The Iowa Poultry Association and Chicken and Egg Association of Minnesota merged on July 1st into the new North Central Poultry Association (NCPA) with headquarters in Urbandale, Iowa.

Kevin Stiles led the former Iowa association and is now the executive director of the new entity.
“A little over two years ago, the chicken and egg Association of Minnesota reached out to us and asked if we would be willing to provide management services to the organization. And after two years, we were in the midst of a strategic planning session, and during that session that was raised, they would have interest in at least pursuing and exploring a merger opportunity,” Stiles explains. He says after “a couple of years of dating” the boards and members elected to move forward with a merger.

He says there already was a lot of cross-state activity. “A lot of our members, our members that have a presence in both states, both from a producer standpoint, but also from an allied member standpoint and hatchery standpoint,” he says. “We have so many similarities between the states when it comes to poultry and egg production.”

When it comes to the age-old question of which comes first — the chicken or the egg — it depends on which state you are in. “Iowa is the number one egg-producing state. Minnesota ranks usually in the top 10. Minnesota has a little larger broiler presence than Iowa. So we’re starting to see more and more broiler production moved to the Upper Midwest closer to where the corn and soybeans are produced,” he says.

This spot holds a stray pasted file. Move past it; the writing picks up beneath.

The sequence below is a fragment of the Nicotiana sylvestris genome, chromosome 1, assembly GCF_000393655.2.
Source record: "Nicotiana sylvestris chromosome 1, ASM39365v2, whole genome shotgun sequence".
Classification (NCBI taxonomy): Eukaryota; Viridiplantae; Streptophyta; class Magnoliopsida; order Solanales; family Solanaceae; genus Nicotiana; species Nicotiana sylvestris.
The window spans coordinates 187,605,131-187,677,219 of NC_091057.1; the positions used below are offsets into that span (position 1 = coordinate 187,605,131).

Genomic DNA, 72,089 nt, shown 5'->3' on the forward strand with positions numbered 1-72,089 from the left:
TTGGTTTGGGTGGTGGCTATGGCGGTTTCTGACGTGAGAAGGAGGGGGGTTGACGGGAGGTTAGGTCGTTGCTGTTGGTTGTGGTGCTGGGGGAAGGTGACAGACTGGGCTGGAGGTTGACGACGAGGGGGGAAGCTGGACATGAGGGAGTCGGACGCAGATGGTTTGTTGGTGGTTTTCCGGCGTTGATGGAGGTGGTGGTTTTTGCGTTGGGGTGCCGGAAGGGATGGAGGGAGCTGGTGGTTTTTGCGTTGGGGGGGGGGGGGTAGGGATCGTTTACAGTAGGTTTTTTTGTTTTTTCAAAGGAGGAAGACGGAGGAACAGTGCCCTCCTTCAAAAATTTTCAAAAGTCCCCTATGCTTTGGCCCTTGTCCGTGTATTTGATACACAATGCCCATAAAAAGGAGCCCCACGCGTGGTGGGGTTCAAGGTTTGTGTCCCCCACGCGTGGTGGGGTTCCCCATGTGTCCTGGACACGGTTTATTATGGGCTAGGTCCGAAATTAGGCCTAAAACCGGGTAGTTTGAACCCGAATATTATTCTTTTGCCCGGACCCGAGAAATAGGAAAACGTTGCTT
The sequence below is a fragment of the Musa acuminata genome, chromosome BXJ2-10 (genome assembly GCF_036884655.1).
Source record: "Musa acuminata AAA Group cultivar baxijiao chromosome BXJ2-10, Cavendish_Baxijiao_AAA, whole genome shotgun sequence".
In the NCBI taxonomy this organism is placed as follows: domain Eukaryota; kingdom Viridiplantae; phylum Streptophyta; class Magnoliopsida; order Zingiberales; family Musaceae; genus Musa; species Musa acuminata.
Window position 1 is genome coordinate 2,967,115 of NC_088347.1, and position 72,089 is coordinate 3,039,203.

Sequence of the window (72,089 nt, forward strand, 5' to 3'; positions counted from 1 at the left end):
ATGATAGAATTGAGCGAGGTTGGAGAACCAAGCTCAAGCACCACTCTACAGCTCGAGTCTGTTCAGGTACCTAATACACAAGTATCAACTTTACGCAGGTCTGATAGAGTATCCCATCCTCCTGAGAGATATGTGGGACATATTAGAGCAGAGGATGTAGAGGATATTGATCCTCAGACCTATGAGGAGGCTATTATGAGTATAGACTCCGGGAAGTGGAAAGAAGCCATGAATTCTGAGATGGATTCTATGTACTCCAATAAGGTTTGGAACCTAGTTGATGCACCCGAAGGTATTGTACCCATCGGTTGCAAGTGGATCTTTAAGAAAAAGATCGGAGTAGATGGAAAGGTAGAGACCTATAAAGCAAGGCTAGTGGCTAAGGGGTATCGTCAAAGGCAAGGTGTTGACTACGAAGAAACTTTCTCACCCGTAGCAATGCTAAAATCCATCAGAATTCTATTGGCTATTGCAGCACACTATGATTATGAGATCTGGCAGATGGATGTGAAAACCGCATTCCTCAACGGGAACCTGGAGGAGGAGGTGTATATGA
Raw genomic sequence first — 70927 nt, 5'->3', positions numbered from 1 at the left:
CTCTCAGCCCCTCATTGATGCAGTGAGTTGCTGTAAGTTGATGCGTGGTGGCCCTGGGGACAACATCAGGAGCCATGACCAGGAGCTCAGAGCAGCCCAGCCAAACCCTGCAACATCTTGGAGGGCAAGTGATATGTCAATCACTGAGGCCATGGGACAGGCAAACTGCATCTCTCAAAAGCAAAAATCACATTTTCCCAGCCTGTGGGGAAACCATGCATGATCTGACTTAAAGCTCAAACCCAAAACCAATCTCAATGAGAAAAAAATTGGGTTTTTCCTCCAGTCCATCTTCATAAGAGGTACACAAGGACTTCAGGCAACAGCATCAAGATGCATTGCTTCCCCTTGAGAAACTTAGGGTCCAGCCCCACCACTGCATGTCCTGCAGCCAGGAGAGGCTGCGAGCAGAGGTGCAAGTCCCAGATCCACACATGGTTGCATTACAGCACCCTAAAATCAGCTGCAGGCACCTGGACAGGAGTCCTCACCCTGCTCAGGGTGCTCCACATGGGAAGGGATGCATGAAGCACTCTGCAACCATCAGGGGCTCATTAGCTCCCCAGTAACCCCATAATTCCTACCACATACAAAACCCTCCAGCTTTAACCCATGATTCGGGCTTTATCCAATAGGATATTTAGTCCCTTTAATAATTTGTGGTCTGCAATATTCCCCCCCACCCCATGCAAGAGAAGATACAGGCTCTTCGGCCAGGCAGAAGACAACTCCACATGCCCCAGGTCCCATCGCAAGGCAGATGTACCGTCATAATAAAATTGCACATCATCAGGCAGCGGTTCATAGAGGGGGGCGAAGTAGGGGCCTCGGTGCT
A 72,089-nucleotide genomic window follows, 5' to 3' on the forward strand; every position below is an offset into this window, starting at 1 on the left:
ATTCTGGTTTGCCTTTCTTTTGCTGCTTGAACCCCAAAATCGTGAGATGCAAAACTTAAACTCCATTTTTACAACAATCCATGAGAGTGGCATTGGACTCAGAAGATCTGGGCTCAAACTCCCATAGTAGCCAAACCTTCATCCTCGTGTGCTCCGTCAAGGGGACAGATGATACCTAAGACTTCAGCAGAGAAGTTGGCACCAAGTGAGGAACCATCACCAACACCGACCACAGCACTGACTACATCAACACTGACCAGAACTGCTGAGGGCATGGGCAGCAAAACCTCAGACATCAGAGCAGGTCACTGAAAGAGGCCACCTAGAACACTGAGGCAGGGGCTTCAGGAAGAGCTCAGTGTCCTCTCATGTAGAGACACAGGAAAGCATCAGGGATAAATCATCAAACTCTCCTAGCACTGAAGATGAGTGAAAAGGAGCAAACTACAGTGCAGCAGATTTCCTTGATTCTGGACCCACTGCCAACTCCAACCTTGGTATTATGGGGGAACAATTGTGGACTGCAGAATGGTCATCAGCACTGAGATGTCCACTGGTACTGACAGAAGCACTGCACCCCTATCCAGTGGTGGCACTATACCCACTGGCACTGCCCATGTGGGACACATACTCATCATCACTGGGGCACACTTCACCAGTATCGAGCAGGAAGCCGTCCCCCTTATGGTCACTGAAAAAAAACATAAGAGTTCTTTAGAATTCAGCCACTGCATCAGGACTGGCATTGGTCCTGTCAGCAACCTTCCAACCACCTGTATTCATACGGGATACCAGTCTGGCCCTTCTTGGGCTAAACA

Both states saw some impact from avian influenza, with the impact on Iowa impacted on laying hens. He says it was not close to what Iowa saw in 2015. “We feel that perhaps the steps that were taken over the last seven years improving biosecurity have really made a difference in controlling the spread within the state,” Stiles says “We saw little to no evidence of any lateral transmission or farm to farm transmission.”  Stiles says there has already been a lot of sharing of information between states — but there is more ahead with the merger.

“Whether it’s from an association standpoint or from a production standpoint,” according to Stiles. “And perhaps during our educational conferences, more and more of that learning can have can be shared across with each other’s membership.” The Iowa Poultry Association was established in 1929. The Chicken and Egg Association of Minnesota was founded in 1994 as the Broiler and Egg Association of Minnesota (BEAM), and prior to 1994, it was called the Minnesota Poultry Industries Association.